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Did You Know You Can Change Your Deductible?

Changing your deductible may be better than changing your policy altogether.

Written by: Andrew Hall.

Key Takeaways

  • A change in your health doesn’t have to mean a switch in your insurance. You may be able to adjust your plan’s deductibleA deductible is the amount you pay out of pocket before your insurance company covers its portion of your medical bills. For example: If your deductible is $1,000, your insurance company will not cover any costs until you pay the first $1,000 yourself..

  • Many health insurance companies allow you to keep the same health planHealth insurance is a form of insurance that covers a portion of your medical expenses. In exchange, you pay a monthly premium and other costs. and increase or decrease your deductible based on your needs.

  • Changing your deductible can increase or decrease your monthly premiumA premium is a fee you pay to your insurance company for a health plan coverage. This is usually a monthly cost..

Young African American woman changing her health insurance deductible over the phone.

A Perk of Individual Health Insurance

Here’s a little fact about health insurance that you may not know: Many health insurance companies offer plans with the same coverage and benefit levels but with a different deductible and monthly premium amount.

Picture this:

You love your current health plan, the doctor, the network and benefits. But then life changes, and you’re suddenly using your health insurance more. You need a lower deductible to minimize your overall health care spend. (This is a common occurrence when families expand, people age or health conditions are uncovered.)

You can choose a lower deductible on your health plan and keep your provider and benefit levels instead of switching plans. And if you don’t use your plan regularly, you can switch to a higher deductible too! This may save you money on premiums.

Changing Your Deductible Means Changing Your Premiums

If you decide to lower your annual deductible, your monthly health insurance premiums will increase. If you decide you want a plan with a higher deductible, the monthly premiums will decrease.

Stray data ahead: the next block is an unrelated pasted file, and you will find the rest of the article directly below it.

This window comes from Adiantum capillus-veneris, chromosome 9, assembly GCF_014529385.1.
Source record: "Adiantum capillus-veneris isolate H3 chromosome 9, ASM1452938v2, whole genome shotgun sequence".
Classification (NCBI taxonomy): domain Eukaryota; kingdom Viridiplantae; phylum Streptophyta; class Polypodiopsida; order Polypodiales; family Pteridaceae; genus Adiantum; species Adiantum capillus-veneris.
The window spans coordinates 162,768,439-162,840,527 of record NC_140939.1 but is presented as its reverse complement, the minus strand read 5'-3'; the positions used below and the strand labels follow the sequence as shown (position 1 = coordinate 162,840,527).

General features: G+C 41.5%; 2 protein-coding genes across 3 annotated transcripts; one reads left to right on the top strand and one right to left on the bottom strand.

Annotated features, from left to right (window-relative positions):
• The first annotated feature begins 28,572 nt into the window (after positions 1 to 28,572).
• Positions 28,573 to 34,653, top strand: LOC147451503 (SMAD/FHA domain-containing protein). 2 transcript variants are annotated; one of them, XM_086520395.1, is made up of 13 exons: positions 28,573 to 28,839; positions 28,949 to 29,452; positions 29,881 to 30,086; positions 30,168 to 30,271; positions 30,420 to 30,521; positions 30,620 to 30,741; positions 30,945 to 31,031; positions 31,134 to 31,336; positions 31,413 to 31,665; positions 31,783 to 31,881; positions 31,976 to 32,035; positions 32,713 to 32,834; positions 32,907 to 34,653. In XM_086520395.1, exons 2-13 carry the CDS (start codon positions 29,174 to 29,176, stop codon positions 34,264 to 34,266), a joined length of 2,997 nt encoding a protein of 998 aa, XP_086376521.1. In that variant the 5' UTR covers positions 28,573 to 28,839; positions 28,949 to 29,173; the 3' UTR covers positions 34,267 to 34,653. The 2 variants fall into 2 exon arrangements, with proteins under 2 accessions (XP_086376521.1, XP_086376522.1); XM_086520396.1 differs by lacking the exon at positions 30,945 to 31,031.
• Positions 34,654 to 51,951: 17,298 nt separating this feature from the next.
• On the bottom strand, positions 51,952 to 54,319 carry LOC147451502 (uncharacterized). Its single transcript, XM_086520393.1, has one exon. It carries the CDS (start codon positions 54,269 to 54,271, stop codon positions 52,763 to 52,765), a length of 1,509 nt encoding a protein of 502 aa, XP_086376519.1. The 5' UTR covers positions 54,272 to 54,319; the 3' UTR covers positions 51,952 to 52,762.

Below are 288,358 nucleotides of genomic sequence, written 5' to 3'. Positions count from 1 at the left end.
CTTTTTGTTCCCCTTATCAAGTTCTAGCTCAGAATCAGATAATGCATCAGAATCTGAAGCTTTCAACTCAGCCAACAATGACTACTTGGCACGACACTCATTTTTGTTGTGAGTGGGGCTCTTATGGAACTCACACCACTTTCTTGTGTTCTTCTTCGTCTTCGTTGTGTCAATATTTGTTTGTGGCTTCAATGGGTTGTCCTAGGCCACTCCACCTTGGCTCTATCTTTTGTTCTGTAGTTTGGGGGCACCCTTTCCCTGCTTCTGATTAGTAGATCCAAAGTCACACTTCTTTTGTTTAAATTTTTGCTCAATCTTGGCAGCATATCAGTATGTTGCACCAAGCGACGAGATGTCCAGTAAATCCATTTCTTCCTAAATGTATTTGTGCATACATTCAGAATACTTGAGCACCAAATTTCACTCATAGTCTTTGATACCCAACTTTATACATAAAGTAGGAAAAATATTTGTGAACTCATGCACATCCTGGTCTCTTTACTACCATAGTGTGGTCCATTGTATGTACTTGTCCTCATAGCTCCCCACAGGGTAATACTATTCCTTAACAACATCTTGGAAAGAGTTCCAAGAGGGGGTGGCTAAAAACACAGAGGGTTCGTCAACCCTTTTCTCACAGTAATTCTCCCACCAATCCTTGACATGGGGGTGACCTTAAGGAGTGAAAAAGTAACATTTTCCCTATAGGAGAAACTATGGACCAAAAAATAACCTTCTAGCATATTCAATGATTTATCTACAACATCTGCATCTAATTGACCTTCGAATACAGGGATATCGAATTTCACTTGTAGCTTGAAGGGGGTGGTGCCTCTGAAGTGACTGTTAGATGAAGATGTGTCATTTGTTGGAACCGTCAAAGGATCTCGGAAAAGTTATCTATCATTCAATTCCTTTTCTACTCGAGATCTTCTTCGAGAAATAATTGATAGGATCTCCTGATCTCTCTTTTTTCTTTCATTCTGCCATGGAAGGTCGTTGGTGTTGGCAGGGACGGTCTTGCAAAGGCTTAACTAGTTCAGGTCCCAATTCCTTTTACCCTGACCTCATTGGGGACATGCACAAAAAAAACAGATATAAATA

Is changing your deductible the right move for you?

If your health care needs (or those of your covered dependents) have changed and require you to use your health insurance more, it may be cost-effective for you to lower your deductible and pay higher monthly premiums.

Similarly, if you (or your covered dependents) use your health insurance less (i.e., mainly for well checks or routine visits), paying less money each month for a higher deductible makes sense.


Those looking to switch to a higher deductible: You may qualify for a Health Savings Account (HSA) if your plan is truly a High Deductible Health Plan. HSAs are an excellent way for you to set money aside for qualified health care expenses while also lowering your taxable income.

How do I change my deductible but keep my plan?

You can easily compare your plan with different deductible amounts by contacting a licensed GoHealth insurance agent, or by contacting your health insurance company to see if your plan’s deductible can be changed.


Do health plan deductibles reset year after year?

  1. Your plan’s deductible resets on the renewal date of your policy. For example, if your health plan renews on May 1, your deductible would run from May 1st to April 30th of the following year, and reset on May 1.
  2. If you increase or decrease your deductible during the year, it will reset to the most recent deductible. You don’t have to worry about your deductible resetting to your old deductible after making a change.

What counts toward my deductible?

Your deductible is the amount you pay for most eligible medical services or medications before your health plan begins to pay a percentage of covered services. Depending on how your plan works, copays may count toward meeting your deductible.

What’s Next?